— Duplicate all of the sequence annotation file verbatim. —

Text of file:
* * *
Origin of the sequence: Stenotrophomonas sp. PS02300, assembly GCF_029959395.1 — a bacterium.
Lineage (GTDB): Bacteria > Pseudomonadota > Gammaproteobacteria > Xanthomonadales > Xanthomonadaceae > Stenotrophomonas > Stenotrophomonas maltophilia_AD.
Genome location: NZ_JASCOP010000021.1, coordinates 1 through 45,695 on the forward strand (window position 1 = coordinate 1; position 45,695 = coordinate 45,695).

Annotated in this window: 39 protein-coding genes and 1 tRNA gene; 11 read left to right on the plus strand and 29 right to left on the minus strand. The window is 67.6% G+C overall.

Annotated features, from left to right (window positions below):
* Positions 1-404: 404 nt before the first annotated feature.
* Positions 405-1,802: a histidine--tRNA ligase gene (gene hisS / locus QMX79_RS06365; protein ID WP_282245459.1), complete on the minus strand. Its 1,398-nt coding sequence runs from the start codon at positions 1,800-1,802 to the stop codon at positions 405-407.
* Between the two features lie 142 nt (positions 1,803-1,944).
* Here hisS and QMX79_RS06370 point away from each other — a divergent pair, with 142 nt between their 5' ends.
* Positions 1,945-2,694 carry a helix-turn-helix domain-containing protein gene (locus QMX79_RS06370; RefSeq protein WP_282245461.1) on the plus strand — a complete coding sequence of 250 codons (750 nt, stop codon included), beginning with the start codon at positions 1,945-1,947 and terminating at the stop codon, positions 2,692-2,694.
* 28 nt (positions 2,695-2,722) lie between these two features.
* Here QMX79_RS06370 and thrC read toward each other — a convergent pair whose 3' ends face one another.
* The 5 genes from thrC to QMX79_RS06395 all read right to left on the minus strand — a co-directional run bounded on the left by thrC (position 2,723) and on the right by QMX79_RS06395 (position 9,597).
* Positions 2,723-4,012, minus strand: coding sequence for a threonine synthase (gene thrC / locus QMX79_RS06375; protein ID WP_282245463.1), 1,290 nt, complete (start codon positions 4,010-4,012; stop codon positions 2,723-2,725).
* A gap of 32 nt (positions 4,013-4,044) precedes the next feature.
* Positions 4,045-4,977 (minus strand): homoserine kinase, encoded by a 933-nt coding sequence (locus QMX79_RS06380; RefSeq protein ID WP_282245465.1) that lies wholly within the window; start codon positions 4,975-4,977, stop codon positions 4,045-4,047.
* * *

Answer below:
Origin of the sequence: Stenotrophomonas sp. PS02300, assembly GCF_029959395.1 — a bacterium.
Lineage (GTDB): Bacteria > Pseudomonadota > Gammaproteobacteria > Xanthomonadales > Xanthomonadaceae > Stenotrophomonas > Stenotrophomonas maltophilia_AD.
Genome location: NZ_JASCOP010000021.1, coordinates 1 through 45,695 on the forward strand (window position 1 = coordinate 1; position 45,695 = coordinate 45,695).

Annotated in this window: 39 protein-coding genes and 1 tRNA gene; 11 read left to right on the plus strand and 29 right to left on the minus strand. The window is 67.6% G+C overall.

Annotated features, from left to right (window positions below):
* Positions 1-404: 404 nt before the first annotated feature.
* Positions 405-1,802: a histidine--tRNA ligase gene (gene hisS / locus QMX79_RS06365; protein ID WP_282245459.1), complete on the minus strand. Its 1,398-nt coding sequence runs from the start codon at positions 1,800-1,802 to the stop codon at positions 405-407.
* Between the two features lie 142 nt (positions 1,803-1,944).
* Here hisS and QMX79_RS06370 point away from each other — a divergent pair, with 142 nt between their 5' ends.
* Positions 1,945-2,694 carry a helix-turn-helix domain-containing protein gene (locus QMX79_RS06370; RefSeq protein WP_282245461.1) on the plus strand — a complete coding sequence of 250 codons (750 nt, stop codon included), beginning with the start codon at positions 1,945-1,947 and terminating at the stop codon, positions 2,692-2,694.
* 28 nt (positions 2,695-2,722) lie between these two features.
* Here QMX79_RS06370 and thrC read toward each other — a convergent pair whose 3' ends face one another.
* The 5 genes from thrC to QMX79_RS06395 all read right to left on the minus strand — a co-directional run bounded on the left by thrC (position 2,723) and on the right by QMX79_RS06395 (position 9,597).
* Positions 2,723-4,012, minus strand: coding sequence for a threonine synthase (gene thrC / locus QMX79_RS06375; protein ID WP_282245463.1), 1,290 nt, complete (start codon positions 4,010-4,012; stop codon positions 2,723-2,725).
* A gap of 32 nt (positions 4,013-4,044) precedes the next feature.
* Positions 4,045-4,977 (minus strand): homoserine kinase, encoded by a 933-nt coding sequence (locus QMX79_RS06380; RefSeq protein ID WP_282245465.1) that lies wholly within the window; start codon positions 4,975-4,977, stop codon positions 4,045-4,047.